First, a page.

Hardwood bark mulch is a blend of hardwood pulp wood and hardwood bark. In the earlier years it was all bark and then as recently as ten years ago they began blending it with a 20% mixture of pulp wood. Hardwood bark offers all of the benefits listed above and is the best at suppressing weed growth. It is prized for its rich natural color. It is the best priced product on the market and certainly has the most benefits.

Pine Bark or Softwood Bark

Pine bark is not normally available in bulk. It does come in bags of 25 pounds. Pine bark, because of it's composition, does not break down as easily and provides little value to the garden bed other than its natural appearance. I would not recommend pine mulch nuggets as mulch for a perennial garden. It has its use as an alternative for rock in a japanese style garden that is planted primarily with evergreens and pines of its natural order.

Cedar & Cypress Mulch

The primary benefit of cedar mulch is its aroma. Being light and consisting of primarily pulp wood and very fibrous bark, it tends to dry out very quickly, causing it to turn white and unappealing. Its benefits are moderate compared to the Hardwood bark which is priced at about half of that of cedar.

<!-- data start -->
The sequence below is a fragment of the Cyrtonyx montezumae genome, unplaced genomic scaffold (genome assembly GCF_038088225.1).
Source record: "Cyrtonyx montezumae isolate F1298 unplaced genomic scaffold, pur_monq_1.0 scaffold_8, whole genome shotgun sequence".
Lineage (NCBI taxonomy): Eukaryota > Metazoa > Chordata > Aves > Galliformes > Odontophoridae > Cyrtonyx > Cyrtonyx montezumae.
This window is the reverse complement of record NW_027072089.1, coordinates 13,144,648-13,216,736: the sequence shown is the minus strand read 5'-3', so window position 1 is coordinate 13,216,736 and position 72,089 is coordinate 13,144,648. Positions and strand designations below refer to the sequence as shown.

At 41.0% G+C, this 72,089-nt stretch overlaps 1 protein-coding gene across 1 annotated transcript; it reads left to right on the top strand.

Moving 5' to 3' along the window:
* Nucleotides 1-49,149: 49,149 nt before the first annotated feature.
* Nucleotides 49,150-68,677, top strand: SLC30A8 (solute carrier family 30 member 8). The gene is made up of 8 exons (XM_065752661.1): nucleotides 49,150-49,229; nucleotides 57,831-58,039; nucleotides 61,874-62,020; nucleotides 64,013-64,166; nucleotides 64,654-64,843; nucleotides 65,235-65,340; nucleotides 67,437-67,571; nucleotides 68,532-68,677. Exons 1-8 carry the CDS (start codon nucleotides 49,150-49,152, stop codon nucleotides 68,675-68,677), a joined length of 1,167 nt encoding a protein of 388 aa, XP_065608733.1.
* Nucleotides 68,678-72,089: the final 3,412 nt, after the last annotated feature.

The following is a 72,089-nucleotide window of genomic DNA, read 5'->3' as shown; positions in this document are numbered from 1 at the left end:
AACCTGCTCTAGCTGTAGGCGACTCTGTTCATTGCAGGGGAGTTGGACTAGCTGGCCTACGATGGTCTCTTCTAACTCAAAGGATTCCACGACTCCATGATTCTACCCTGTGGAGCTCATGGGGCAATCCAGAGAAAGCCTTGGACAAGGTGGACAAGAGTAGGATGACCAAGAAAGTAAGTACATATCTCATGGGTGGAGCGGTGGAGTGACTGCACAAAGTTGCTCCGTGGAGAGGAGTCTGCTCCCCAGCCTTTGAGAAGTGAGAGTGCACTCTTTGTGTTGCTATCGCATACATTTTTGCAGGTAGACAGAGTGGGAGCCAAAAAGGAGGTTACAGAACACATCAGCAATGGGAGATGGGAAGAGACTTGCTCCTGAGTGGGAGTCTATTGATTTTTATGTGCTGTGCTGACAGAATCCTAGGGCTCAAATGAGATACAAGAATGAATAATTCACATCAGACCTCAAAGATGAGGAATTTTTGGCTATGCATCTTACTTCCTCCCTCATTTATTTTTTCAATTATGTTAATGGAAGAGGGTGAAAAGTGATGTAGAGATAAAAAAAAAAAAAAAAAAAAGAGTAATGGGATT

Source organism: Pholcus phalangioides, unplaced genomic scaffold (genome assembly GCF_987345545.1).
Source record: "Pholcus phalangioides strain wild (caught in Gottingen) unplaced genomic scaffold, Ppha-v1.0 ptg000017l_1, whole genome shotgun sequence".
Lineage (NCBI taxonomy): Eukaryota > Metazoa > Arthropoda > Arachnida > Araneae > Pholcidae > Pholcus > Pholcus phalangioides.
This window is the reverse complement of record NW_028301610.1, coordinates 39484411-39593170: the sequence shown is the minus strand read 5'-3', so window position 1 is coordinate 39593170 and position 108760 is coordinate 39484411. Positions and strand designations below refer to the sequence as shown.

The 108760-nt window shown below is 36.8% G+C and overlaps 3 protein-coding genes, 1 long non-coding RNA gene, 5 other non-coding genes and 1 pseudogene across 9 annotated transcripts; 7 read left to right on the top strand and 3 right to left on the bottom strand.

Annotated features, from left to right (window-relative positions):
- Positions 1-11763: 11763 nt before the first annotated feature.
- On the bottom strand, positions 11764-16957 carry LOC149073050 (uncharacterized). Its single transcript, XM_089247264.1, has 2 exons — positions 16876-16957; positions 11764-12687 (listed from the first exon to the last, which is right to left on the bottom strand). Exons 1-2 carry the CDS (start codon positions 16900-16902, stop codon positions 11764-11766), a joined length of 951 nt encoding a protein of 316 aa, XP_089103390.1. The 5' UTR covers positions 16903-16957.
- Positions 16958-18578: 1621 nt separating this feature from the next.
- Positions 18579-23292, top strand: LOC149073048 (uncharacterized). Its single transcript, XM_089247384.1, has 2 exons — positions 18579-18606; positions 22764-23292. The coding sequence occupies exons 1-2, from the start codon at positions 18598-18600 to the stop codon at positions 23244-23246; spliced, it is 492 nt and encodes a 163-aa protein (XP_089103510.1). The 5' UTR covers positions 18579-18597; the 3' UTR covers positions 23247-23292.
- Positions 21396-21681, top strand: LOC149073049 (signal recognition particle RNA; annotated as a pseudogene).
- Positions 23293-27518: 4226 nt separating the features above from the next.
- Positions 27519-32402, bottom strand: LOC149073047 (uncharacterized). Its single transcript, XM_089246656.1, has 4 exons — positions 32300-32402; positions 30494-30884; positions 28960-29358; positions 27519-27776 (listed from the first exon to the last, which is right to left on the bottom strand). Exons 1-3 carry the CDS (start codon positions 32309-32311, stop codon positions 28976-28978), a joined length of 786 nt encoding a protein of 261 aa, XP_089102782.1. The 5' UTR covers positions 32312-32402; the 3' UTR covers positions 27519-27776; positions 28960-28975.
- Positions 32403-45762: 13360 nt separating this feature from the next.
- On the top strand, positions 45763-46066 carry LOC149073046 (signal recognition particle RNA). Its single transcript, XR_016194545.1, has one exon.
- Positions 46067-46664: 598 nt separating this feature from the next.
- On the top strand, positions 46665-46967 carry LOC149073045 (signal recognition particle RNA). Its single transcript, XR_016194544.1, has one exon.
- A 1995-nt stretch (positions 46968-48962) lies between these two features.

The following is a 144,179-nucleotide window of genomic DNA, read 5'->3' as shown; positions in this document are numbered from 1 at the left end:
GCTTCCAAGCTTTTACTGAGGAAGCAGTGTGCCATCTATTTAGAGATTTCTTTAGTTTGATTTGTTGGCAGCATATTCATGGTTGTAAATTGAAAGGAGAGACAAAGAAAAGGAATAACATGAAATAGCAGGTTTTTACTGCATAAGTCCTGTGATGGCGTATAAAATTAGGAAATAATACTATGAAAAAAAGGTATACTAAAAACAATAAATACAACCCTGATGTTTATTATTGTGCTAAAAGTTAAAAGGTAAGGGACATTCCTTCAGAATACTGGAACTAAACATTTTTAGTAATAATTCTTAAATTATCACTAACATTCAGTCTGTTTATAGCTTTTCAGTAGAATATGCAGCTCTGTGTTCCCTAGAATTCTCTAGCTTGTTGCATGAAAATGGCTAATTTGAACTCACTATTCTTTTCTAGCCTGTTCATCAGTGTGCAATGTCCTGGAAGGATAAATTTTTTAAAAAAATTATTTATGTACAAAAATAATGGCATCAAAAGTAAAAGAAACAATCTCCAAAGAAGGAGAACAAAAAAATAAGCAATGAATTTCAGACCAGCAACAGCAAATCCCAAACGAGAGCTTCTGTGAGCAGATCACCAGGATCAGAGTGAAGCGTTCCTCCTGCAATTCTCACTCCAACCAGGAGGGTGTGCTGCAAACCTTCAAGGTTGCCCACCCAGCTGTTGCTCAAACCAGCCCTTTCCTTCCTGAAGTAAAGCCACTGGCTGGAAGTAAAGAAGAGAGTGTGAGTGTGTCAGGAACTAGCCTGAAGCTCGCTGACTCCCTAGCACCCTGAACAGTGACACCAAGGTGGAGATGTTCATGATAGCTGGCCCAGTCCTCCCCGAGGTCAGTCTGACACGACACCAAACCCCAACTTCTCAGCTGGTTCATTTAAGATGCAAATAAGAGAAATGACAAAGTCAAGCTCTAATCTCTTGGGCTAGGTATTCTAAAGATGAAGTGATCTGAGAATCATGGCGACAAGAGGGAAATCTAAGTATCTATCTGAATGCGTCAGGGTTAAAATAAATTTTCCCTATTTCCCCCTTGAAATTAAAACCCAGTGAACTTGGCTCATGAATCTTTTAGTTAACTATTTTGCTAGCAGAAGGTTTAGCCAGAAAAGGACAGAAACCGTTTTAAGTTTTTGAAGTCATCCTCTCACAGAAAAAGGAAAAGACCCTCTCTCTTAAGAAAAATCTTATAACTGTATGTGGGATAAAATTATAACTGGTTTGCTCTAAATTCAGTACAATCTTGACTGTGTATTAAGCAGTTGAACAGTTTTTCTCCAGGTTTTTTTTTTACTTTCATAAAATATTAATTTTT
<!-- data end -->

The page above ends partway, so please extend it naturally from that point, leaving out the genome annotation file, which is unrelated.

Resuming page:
In the early days of my landscape career cypress mulch was made from true cypress trees harvested from the florida everglades wetlands. Today, because deforestation is destroying florida's wetlands and adding to the deteriorating balance of the florida everglades and other wetlands, mandates have been passed limiting the use of natural cypress when harvested alive. Although most of that which is being called cypress mulch today consistently costs more than any other type of mulch, it is usually not cypress trees at all, but instead a specifically colored-to-match, dyed or stained mulch that is being passed off as natural cypress because of its infamous yellow-gold color. However, because of the recent storms and floods that have been so pervasive in that region, there is a considerable amount of cypress available from downed trees that are being recycled into mulches.